SoftBank shares tumble 9% as tech stocks sell-off continues

SoftBank shares tumble 9% as tech stocks sell-off continues

Masayoshi Son, chairman and chief executive officer of SoftBank Group at the SoftBank World 2018 event in Tokyo, Japan.
Kiyoshi Ota | Bloomberg | Getty Images

SoftBank’s share price fell 9% Thursday as investors cashed out of their positions in Asian technology stocks.

The conglomerate, which has invested billions into tech firms around the world, saw its share price drop as much as 9.8% to 4,652 Japanese yen ($40.39) on the Tokyo Stock Exchange — its largest fall fallen since March 2020.

The collapse coincided with a disappointing day of trading for SoftBank’s biggest investment, Alibaba, which saw its share price slide by more than 7% on the Hong Kong stock market. It also comes amid reports that SoftBank might not be able to sell U.K. chip designer Arm to Nvidia for $40 billion due to a number of ongoing regulatory probes.

Elsewhere, Tokyo-headquartered Sony saw its share price drop as much as 8% despite having more predictable revenue and income streams than SoftBank. It’s also forecasting a record-breaking year of profit.

More broadly, Asia-Pacific markets were in the red on Thursday overnight. Japan’s Nikkei 225 fell 3.3% while the Topix was down 2.3%. In South Korea, the benchmark Kospi dropped 3.13% and in Hong Kong, the Hang Seng index and the Hang Seng Tech index dropped 2.56% and 4.61%, respectively. Chinese mainland shares also declined.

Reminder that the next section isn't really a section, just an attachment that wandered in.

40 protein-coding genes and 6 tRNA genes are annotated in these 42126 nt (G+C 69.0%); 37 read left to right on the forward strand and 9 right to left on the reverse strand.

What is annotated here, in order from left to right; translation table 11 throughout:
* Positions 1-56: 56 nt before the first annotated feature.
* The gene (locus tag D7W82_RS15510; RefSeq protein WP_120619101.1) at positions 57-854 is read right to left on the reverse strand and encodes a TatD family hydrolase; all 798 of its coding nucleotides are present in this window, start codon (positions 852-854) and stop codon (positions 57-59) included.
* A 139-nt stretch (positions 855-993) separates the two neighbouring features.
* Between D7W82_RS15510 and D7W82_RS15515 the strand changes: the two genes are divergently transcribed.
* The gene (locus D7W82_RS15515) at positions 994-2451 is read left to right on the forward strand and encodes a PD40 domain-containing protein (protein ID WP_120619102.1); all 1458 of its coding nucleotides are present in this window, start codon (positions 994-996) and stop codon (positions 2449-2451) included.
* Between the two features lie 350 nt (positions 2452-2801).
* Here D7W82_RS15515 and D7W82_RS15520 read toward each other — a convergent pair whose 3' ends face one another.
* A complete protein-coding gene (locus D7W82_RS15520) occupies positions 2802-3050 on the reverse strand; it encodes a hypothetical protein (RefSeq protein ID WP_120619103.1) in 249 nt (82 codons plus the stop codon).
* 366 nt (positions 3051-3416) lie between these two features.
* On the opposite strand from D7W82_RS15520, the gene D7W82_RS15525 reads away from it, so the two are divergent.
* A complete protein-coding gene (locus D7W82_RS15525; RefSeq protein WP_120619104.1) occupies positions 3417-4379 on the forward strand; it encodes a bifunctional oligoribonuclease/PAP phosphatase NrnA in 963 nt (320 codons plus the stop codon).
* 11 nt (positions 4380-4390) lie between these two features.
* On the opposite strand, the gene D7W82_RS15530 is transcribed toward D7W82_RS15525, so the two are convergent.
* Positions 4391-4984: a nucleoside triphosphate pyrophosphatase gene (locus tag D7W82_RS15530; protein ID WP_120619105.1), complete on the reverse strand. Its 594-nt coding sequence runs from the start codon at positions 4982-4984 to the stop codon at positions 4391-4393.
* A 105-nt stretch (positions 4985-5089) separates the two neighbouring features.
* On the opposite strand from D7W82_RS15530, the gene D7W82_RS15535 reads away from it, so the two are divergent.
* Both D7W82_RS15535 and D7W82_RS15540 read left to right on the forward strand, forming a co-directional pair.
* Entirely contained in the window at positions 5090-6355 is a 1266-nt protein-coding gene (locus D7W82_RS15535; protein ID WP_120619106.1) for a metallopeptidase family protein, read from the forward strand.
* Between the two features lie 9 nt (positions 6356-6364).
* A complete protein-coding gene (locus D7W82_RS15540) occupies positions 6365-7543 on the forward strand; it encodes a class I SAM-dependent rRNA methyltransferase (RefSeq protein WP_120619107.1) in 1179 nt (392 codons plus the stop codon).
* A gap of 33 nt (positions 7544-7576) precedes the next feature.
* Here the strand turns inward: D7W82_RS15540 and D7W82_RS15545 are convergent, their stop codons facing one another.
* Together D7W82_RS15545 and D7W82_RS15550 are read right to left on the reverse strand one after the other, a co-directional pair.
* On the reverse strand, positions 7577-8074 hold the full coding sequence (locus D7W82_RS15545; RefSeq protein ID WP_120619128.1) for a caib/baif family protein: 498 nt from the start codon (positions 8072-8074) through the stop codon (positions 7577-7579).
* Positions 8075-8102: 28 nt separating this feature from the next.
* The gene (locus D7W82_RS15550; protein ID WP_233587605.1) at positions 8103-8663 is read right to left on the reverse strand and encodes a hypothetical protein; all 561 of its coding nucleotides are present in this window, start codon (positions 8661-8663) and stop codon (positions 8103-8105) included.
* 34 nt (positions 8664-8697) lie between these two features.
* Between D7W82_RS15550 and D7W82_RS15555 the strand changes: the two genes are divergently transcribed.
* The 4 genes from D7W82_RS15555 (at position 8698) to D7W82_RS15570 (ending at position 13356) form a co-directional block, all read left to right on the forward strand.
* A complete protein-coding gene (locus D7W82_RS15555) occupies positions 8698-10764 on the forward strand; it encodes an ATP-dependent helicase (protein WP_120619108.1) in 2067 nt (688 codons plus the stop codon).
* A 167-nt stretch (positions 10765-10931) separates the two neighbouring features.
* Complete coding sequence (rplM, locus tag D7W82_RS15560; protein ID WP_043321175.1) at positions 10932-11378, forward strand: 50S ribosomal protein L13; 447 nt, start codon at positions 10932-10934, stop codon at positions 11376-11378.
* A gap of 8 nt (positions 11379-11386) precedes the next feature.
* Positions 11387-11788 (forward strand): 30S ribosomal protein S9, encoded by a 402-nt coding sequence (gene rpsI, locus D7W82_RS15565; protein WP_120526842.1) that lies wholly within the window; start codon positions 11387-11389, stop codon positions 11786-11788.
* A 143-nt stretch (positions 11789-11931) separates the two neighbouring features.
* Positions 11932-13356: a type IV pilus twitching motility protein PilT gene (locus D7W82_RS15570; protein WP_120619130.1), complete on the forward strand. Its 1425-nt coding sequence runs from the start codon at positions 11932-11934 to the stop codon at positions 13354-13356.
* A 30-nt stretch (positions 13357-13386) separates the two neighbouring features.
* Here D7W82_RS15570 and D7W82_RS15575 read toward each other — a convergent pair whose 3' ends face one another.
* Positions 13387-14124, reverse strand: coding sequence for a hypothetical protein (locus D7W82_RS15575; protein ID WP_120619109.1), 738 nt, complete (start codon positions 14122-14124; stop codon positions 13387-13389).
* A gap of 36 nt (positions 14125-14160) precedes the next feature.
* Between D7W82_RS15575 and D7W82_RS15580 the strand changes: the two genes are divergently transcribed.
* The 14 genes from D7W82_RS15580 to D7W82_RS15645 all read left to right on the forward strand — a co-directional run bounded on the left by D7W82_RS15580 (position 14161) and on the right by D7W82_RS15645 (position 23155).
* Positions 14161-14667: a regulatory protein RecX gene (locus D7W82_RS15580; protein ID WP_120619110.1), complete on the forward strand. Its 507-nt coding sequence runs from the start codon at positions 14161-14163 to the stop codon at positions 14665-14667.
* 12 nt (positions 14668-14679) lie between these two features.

Many of the world’s best-known tech stocks saw their market cap’s sky rocket in 2021 but the trend hasn’t continued into 2020, with tens of billions of dollars being knocked off some company’s valuations.

Global markets are reacting badly to the Federal Reserve’s indication on Wednesday that it could soon raise interest rates for the first time in more than three years.

U.S. stocks initially rallied, even after the Federal Reserve news, but sentiment changed overnight. U.S. stock futures fell Thursday morning, indicating a sharply lower open on Wall Street.

— CNBC’s Elliot Smith and Holly Ellyatt also contributed to this article.

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